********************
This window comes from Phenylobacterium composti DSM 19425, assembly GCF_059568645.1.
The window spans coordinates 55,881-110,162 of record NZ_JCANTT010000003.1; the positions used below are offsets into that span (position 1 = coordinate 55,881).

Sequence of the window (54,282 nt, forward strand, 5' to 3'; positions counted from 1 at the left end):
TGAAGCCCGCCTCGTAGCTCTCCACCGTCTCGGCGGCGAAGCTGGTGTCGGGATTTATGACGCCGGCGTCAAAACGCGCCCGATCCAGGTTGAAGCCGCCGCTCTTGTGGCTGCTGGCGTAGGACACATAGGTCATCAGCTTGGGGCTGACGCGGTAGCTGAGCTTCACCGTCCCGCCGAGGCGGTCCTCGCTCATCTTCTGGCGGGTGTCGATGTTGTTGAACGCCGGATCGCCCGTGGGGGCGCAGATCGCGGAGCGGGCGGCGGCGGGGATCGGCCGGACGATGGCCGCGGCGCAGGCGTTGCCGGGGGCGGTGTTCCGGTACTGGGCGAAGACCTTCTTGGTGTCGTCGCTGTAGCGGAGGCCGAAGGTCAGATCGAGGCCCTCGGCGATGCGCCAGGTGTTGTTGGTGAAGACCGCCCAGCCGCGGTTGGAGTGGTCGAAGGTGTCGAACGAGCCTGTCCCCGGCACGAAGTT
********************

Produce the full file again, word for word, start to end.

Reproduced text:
This window comes from Phenylobacterium composti DSM 19425, assembly GCF_059568645.1.
The window spans coordinates 55,881-110,162 of record NZ_JCANTT010000003.1; the positions used below are offsets into that span (position 1 = coordinate 55,881).

Sequence of the window (54,282 nt, forward strand, 5' to 3'; positions counted from 1 at the left end):
TGAAGCCCGCCTCGTAGCTCTCCACCGTCTCGGCGGCGAAGCTGGTGTCGGGATTTATGACGCCGGCGTCAAAACGCGCCCGATCCAGGTTGAAGCCGCCGCTCTTGTGGCTGCTGGCGTAGGACACATAGGTCATCAGCTTGGGGCTGACGCGGTAGCTGAGCTTCACCGTCCCGCCGAGGCGGTCCTCGCTCATCTTCTGGCGGGTGTCGATGTTGTTGAACGCCGGATCGCCCGTGGGGGCGCAGATCGCGGAGCGGGCGGCGGCGGGGATCGGCCGGACGATGGCCGCGGCGCAGGCGTTGCCGGGGGCGGTGTTCCGGTACTGGGCGAAGACCTTCTTGGTGTCGTCGCTGTAGCGGAGGCCGAAGGTCAGATCGAGGCCCTCGGCGATGCGCCAGGTGTTGTTGGTGAAGACCGCCCAGCCGCGGTTGGAGTGGTCGAAGGTGTCGAACGAGCCTGTCCCCGGCACGAAGTT